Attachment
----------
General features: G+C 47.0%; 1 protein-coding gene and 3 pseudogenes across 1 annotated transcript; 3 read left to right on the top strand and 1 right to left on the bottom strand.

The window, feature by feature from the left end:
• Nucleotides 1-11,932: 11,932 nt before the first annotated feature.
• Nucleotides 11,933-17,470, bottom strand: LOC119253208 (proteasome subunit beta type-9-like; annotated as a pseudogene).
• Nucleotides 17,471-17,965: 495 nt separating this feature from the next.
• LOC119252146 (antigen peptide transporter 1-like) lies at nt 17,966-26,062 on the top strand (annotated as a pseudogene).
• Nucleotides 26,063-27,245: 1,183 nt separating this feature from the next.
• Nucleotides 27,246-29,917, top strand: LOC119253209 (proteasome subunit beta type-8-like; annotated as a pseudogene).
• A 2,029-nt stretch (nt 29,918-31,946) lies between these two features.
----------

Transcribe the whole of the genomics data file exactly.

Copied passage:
General features: G+C 47.0%; 1 protein-coding gene and 3 pseudogenes across 1 annotated transcript; 3 read left to right on the top strand and 1 right to left on the bottom strand.

The window, feature by feature from the left end:
• Nucleotides 1-11,932: 11,932 nt before the first annotated feature.
• Nucleotides 11,933-17,470, bottom strand: LOC119253208 (proteasome subunit beta type-9-like; annotated as a pseudogene).
• Nucleotides 17,471-17,965: 495 nt separating this feature from the next.
• LOC119252146 (antigen peptide transporter 1-like) lies at nt 17,966-26,062 on the top strand (annotated as a pseudogene).
• Nucleotides 26,063-27,245: 1,183 nt separating this feature from the next.
• Nucleotides 27,246-29,917, top strand: LOC119253209 (proteasome subunit beta type-8-like; annotated as a pseudogene).
• A 2,029-nt stretch (nt 29,918-31,946) lies between these two features.